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Debbie Spence Nasim (born August 9, 1967) is a former professional tennis player from the United States.

Debbie Spence
Full nameDebbie Spence Nasim
Country (sports) United States
Born (1967-08-07) August 7, 1967 (age 52)
Prize money$128,615
Career record59–54
Career titles1 WTA
Highest rankingNo. 35 (January 6, 1986)
Grand Slam Singles results
French Open4R (1985)
Wimbledon1R (1986, 1987)
US Open2R (1984)
Career record3–10
Grand Slam Doubles results
French Open1R (1985)
US Open1R (1984)


Spence grew up in Cerritos, a city in Los Angeles County. She is one of three daughters of Tom and Francine Spence. Her father worked as a school teacher at a local junior high school and also taught tennis.[1]

Junior careerEdit

With her father as coach, she began playing tennis competitively at the age of eight.[2]

In her early years she was followed around the tour by author Karen Stabiner, who wrote a book called "Courting Fame", an at times critical portrayal of the promising junior, which attracted attention towards a young Spence.[3]

She won the 1983 Orange Bowl competition and was runner-up to Pascale Paradis in the girls' singles at the 1983 French Open.[4]

At the age of 16, as the top-ranked amateur in the country at under-18 level, she made the decision to quit high school in order to prepare herself for a career in professional tennis.[1]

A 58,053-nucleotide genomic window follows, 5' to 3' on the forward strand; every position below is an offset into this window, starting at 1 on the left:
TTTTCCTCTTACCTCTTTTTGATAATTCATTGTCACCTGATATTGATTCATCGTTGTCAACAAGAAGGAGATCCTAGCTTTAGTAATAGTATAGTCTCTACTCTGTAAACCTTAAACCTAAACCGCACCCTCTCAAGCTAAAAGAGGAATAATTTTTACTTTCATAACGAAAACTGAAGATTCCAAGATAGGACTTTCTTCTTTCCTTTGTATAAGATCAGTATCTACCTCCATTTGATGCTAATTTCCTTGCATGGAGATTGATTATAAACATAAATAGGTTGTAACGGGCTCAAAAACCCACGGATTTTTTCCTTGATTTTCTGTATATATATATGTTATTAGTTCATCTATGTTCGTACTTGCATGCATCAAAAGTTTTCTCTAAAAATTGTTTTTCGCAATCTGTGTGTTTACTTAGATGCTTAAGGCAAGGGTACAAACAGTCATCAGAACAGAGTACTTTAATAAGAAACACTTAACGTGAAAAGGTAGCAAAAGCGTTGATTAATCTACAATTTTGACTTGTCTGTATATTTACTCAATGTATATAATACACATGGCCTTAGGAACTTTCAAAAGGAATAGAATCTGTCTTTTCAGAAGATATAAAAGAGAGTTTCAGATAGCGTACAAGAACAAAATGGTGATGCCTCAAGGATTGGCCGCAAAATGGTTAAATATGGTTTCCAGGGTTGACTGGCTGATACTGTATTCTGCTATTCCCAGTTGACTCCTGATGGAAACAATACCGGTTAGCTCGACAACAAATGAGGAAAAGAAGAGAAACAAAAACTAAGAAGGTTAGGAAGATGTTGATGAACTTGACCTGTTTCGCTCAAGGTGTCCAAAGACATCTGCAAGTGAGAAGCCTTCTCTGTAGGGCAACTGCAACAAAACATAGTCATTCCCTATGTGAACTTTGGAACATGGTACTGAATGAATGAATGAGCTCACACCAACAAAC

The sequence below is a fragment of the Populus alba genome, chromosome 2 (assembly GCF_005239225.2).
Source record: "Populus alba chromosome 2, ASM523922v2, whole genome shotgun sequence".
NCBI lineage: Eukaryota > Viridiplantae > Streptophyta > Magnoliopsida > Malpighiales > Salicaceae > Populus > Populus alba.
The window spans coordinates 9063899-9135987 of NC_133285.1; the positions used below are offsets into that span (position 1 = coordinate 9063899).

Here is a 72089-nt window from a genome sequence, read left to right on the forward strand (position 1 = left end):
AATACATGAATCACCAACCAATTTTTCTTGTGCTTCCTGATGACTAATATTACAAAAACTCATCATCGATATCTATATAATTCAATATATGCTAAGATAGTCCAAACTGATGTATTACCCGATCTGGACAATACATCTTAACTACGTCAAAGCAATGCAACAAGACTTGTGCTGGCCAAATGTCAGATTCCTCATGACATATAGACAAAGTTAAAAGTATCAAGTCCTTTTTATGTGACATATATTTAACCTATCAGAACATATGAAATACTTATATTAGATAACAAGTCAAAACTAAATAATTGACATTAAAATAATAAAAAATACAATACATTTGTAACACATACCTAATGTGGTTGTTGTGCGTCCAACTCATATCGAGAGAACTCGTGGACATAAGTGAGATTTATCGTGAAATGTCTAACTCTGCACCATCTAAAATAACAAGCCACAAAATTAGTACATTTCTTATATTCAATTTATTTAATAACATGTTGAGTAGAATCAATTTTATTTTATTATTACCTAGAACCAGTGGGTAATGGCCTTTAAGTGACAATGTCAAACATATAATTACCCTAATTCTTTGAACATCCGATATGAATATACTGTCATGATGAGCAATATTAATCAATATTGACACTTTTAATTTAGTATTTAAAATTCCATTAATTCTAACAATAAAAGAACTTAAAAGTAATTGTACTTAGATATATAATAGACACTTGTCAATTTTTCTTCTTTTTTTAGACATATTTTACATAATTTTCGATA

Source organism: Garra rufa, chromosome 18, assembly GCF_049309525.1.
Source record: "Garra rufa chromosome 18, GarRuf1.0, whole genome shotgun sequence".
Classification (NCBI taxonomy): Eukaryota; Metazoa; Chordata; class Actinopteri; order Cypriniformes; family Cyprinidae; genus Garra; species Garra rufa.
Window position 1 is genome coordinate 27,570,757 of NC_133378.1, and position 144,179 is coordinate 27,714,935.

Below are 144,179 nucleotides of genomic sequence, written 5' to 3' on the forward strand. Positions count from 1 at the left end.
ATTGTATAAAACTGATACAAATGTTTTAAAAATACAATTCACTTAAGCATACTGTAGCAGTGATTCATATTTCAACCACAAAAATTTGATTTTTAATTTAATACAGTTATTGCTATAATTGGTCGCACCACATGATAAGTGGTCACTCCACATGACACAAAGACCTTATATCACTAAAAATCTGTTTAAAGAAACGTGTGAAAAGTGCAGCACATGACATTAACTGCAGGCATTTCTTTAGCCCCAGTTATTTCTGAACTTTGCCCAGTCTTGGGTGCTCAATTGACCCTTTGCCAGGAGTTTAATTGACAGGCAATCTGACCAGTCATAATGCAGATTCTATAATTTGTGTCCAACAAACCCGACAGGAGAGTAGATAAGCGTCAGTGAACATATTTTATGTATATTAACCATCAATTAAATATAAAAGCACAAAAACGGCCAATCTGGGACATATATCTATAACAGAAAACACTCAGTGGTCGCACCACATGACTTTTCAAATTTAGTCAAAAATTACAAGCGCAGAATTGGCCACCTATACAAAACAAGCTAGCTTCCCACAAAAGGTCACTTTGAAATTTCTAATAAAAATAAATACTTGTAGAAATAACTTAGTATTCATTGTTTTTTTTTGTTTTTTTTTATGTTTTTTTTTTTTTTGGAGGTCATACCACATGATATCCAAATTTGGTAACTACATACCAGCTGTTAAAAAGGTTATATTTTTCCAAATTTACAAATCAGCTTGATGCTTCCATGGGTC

Professional tennisEdit

Spence began competing professionally in 1984 and made her grand slam debut at the 1984 US Open, where she beat Alycia Moulton in the first round, then took ninth seed Lisa Bonder to three sets in a second round loss.[5] Only a month after she turned professional, aged 17, she won the 1984 Ginny of San Diego, over Betsy Nagelsen in the final. She ended her first year on tour with a world ranking of 47.

In 1985 she was a semi-finalist at the Ginny Championships in Florida and made it to the quarter-finals of a further four WTA tournaments, as well as the fourth round of the 1985 French Open.[6]

At the beginning of the 1986 season she was ranked a career best 35 in the world. By 1987 however she had dropped out of the top 100 and she retired from professional tennis after the 1987 US Open, aged 20.[2]

Life after tennisEdit

Now known by her married name Nasim, she works as a realtor in Carlsbad, California.[7]

WTA Tour finalsEdit

Singles (1-0)Edit

Result    Date    Tournament Tier Surface Opponent Score
Win September, 1984 San Diego, U.S. Ginny Circuit Hard   Betsy Nagelsen 6–3, 6–7, 6–4


  1. ^ a b Gallagher, Maria (April 13, 1986). "Little Match Girl". New York Times. Retrieved January 20, 2018.
  2. ^ a b McConnell, Jerry (February 26, 1989). "Tennis Is a Great Living But Spence Found Out It Can Be Tiresome, Too". The Oklahoman. Retrieved January 20, 2018.
  3. ^ Howard-Cooper, Scott (August 12, 1986). "Debbie Spence Finds Fame Is Costly". Los Angeles Times. Retrieved January 20, 2018.
  4. ^ "ITF Tennis - Juniors - Player Profile - Spence-Nasim, Debbie (USA)". International Tennis Federation. Retrieved January 20, 2018.
  5. ^ Stabiner, Karen (February 2, 1986). "A Courtship with Fame (book excerpt from "Courting Fame")". New York Times. Retrieved January 20, 2018.
  6. ^ Associated Press (June 2, 1985). "Connors Threatens to Pull Out, Then Wins". Los Angeles Times. Retrieved January 20, 2018.
  7. ^ Lau, Maya (November 8, 2012). "Past Forward: What Happens to Prodigies When They Grow Up?". The New York Times. Retrieved January 20, 2018.

External linksEdit